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Thursday, June 10, 2010

Security Changes in the .NET Framework 4

         There have been two major changes to security in the .NET Framework version 4. Machine-wide security policy has been eliminated, although the permissions system remains in place, and security transparency has become the default enforcement mechanism. In addition, some permission operations that presented the potential for security vulnerabilities have been made obsolete.

Code access security (CAS) has not been eliminated, Security policy has been eliminated from CAS, but evidence and permissions are still in effect. A few permissions have been eliminated, and transparency has simplified the enforcement of security.
We should be aware of the following key points:
  • Transparency separates code that runs as part of the application from code that runs as part of the infrastructure. It was introduced in .NET Framework version 2.0, and has been enhanced to become the code access security enforcement mechanism. Unlike security policy, level 2 transparency rules are enforced at run time, not at assembly load time. These rules are always in effect, even for assemblies that run as fully trusted by default. However, level 2 transparency does not affect fully trusted code that is not annotated, such as desktop applications. Assemblies (including desktop assemblies) that are marked with the SecurityTransparentAttribute and that call methods marked with the SecurityCriticalAttribute receive a MethodAccessException. You can change this behavior by applying the SecurityRulesAttribute and setting the SecurityRulesAttributeRuleSet property to Level1; however, you should do this only for backwards compatibility. You must explicitly mark a desktop application as security-transparent to apply transparency restrictions to it.
  • Code that calls security policy APIs receives a NotSupportedException in addition to compiler warnings at run time. Policy may be re-enabled by using the configuration element. When policy is enabled, security transparency is still in effect. Security policy is applied at assembly load time and has no effect on transparency, which is enforced by the runtime.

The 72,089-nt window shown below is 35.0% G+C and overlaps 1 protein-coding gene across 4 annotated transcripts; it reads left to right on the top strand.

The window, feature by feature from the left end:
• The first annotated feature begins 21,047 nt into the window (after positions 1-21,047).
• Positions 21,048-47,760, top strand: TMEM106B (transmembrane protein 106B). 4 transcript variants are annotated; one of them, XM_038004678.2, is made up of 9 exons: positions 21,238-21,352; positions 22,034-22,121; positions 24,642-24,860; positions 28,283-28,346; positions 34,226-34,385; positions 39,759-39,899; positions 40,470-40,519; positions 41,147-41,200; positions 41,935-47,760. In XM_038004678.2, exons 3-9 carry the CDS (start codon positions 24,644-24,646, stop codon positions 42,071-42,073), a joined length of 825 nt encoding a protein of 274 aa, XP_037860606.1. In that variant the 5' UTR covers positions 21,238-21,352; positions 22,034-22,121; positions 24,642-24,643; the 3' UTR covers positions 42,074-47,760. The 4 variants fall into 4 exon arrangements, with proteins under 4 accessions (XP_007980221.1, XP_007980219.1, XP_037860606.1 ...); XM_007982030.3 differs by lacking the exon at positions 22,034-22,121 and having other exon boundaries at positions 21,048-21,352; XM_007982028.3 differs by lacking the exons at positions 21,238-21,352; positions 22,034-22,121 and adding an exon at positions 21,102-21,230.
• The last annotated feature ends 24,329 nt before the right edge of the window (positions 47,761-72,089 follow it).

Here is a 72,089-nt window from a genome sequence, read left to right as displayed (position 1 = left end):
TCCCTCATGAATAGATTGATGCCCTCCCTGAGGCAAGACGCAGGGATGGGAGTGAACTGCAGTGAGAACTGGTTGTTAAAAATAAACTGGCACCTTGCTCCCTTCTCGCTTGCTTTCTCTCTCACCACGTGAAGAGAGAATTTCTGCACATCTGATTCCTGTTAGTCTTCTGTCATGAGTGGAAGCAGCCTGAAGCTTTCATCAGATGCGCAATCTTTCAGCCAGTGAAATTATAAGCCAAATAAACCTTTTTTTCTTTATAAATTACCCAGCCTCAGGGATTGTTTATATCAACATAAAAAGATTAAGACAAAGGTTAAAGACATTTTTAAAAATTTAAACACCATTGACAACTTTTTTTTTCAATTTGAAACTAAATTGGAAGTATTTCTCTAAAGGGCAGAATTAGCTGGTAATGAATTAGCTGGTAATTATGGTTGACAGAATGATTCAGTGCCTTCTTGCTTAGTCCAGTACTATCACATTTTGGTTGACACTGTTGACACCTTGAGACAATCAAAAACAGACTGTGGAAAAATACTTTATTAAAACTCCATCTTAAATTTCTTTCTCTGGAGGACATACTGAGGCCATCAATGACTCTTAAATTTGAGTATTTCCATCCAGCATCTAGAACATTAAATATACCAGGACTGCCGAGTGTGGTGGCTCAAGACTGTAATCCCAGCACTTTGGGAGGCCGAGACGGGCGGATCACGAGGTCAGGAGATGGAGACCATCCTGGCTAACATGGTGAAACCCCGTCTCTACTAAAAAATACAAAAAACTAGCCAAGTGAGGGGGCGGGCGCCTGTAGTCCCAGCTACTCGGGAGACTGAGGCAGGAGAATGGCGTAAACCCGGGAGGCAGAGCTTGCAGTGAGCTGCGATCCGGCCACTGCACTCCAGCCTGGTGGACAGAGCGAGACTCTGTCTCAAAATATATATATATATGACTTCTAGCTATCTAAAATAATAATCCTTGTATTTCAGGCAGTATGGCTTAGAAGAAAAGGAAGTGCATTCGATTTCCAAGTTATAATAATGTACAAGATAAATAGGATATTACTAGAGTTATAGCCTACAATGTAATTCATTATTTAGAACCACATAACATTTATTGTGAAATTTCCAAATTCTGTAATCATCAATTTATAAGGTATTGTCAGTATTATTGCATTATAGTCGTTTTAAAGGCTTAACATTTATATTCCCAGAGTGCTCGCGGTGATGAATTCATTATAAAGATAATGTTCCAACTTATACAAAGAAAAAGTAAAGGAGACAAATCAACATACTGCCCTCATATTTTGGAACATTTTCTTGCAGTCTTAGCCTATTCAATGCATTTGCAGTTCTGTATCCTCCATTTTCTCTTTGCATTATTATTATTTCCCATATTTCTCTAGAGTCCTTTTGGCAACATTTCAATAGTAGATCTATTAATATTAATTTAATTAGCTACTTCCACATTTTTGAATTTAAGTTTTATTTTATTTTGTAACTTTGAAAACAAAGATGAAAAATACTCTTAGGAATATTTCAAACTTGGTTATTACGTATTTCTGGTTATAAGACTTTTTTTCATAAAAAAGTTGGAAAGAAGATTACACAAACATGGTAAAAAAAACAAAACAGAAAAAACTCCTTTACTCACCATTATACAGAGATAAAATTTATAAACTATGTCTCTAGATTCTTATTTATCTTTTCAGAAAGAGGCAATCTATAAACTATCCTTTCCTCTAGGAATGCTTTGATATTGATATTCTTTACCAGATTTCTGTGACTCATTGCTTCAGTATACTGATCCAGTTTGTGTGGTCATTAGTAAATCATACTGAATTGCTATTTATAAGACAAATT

• The obsolete request permissions (RequestMinimum, RequestOptional, and RequestRefuse) receive compiler warnings and do not work in the .NET Framework 4, but they do not cause an exception to be thrown. Deny requests cause a NotSupportedException to be thrown at run time.
  • The LinkDemand security action is not obsolete, but it should not be used for verifying permissions. Instead, use the SecurityCriticalAttribute for types and methods that require full trust, or use the Demand method for types and methods that require individual permissions.
  • If your application is built with Visual Studio 2010, you can run it without these changes by specifying a target .NET Framework version that is earlier than the .NET Framework 4 in the Visual Studio project settings. However, you will not be able to use new .NET Framework 4 types and members. You can also specify an earlier version of the .NET Framework by using the element in the startup settings schema in your application configuration file.

    For more things move to the msdn site ...

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